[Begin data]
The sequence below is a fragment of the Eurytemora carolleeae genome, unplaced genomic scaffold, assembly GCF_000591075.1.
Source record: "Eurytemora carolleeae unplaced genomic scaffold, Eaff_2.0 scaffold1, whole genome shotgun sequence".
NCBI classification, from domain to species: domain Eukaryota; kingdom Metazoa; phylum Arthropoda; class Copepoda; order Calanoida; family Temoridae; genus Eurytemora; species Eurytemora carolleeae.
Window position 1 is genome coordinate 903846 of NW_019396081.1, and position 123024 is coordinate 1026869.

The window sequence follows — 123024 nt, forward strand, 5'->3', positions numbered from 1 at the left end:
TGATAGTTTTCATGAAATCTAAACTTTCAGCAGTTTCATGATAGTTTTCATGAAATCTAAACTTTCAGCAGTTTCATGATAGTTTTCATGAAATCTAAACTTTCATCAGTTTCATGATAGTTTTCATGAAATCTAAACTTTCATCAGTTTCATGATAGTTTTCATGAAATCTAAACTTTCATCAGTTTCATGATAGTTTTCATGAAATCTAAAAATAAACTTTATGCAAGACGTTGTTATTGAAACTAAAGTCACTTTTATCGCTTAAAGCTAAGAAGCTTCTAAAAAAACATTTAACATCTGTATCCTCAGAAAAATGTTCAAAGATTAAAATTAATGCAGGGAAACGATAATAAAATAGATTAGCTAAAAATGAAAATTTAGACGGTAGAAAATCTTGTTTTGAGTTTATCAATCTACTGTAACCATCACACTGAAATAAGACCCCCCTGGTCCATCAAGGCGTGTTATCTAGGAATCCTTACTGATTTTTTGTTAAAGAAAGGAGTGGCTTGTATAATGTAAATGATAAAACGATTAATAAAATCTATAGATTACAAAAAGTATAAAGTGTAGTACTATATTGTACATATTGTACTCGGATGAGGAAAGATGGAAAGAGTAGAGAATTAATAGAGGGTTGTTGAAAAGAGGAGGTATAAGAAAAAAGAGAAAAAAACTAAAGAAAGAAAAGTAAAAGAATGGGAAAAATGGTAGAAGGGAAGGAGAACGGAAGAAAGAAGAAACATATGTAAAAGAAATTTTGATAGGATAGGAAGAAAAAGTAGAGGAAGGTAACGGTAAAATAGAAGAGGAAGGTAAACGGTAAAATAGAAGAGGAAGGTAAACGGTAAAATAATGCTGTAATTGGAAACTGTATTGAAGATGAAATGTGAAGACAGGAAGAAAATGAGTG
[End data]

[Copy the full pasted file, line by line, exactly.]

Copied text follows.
The sequence below is a fragment of the Eurytemora carolleeae genome, unplaced genomic scaffold, assembly GCF_000591075.1.
Source record: "Eurytemora carolleeae unplaced genomic scaffold, Eaff_2.0 scaffold1, whole genome shotgun sequence".
NCBI classification, from domain to species: domain Eukaryota; kingdom Metazoa; phylum Arthropoda; class Copepoda; order Calanoida; family Temoridae; genus Eurytemora; species Eurytemora carolleeae.
Window position 1 is genome coordinate 903846 of NW_019396081.1, and position 123024 is coordinate 1026869.

The window sequence follows — 123024 nt, forward strand, 5'->3', positions numbered from 1 at the left end:
TGATAGTTTTCATGAAATCTAAACTTTCAGCAGTTTCATGATAGTTTTCATGAAATCTAAACTTTCAGCAGTTTCATGATAGTTTTCATGAAATCTAAACTTTCATCAGTTTCATGATAGTTTTCATGAAATCTAAACTTTCATCAGTTTCATGATAGTTTTCATGAAATCTAAACTTTCATCAGTTTCATGATAGTTTTCATGAAATCTAAAAATAAACTTTATGCAAGACGTTGTTATTGAAACTAAAGTCACTTTTATCGCTTAAAGCTAAGAAGCTTCTAAAAAAACATTTAACATCTGTATCCTCAGAAAAATGTTCAAAGATTAAAATTAATGCAGGGAAACGATAATAAAATAGATTAGCTAAAAATGAAAATTTAGACGGTAGAAAATCTTGTTTTGAGTTTATCAATCTACTGTAACCATCACACTGAAATAAGACCCCCCTGGTCCATCAAGGCGTGTTATCTAGGAATCCTTACTGATTTTTTGTTAAAGAAAGGAGTGGCTTGTATAATGTAAATGATAAAACGATTAATAAAATCTATAGATTACAAAAAGTATAAAGTGTAGTACTATATTGTACATATTGTACTCGGATGAGGAAAGATGGAAAGAGTAGAGAATTAATAGAGGGTTGTTGAAAAGAGGAGGTATAAGAAAAAAGAGAAAAAAACTAAAGAAAGAAAAGTAAAAGAATGGGAAAAATGGTAGAAGGGAAGGAGAACGGAAGAAAGAAGAAACATATGTAAAAGAAATTTTGATAGGATAGGAAGAAAAAGTAGAGGAAGGTAACGGTAAAATAGAAGAGGAAGGTAAACGGTAAAATAGAAGAGGAAGGTAAACGGTAAAATAATGCTGTAATTGGAAACTGTATTGAAGATGAAATGTGAAGACAGGAAGAAAATGAGTG